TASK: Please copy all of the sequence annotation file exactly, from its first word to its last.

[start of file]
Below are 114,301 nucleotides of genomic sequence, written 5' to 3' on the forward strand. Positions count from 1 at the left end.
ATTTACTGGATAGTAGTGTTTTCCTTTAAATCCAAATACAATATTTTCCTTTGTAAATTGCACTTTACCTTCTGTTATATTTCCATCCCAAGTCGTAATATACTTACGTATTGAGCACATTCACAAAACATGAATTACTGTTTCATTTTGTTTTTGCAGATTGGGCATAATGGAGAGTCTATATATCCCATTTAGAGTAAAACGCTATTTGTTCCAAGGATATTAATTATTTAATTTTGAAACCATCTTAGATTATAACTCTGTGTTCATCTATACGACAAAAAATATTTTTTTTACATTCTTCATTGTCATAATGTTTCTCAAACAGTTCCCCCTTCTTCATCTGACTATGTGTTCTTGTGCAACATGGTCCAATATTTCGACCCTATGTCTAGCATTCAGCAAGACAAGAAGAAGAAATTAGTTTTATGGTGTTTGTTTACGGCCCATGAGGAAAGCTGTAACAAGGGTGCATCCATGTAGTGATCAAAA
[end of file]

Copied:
Below are 114,301 nucleotides of genomic sequence, written 5' to 3' on the forward strand. Positions count from 1 at the left end.
ATTTACTGGATAGTAGTGTTTTCCTTTAAATCCAAATACAATATTTTCCTTTGTAAATTGCACTTTACCTTCTGTTATATTTCCATCCCAAGTCGTAATATACTTACGTATTGAGCACATTCACAAAACATGAATTACTGTTTCATTTTGTTTTTGCAGATTGGGCATAATGGAGAGTCTATATATCCCATTTAGAGTAAAACGCTATTTGTTCCAAGGATATTAATTATTTAATTTTGAAACCATCTTAGATTATAACTCTGTGTTCATCTATACGACAAAAAATATTTTTTTTACATTCTTCATTGTCATAATGTTTCTCAAACAGTTCCCCCTTCTTCATCTGACTATGTGTTCTTGTGCAACATGGTCCAATATTTCGACCCTATGTCTAGCATTCAGCAAGACAAGAAGAAGAAATTAGTTTTATGGTGTTTGTTTACGGCCCATGAGGAAAGCTGTAACAAGGGTGCATCCATGTAGTGATCAAAA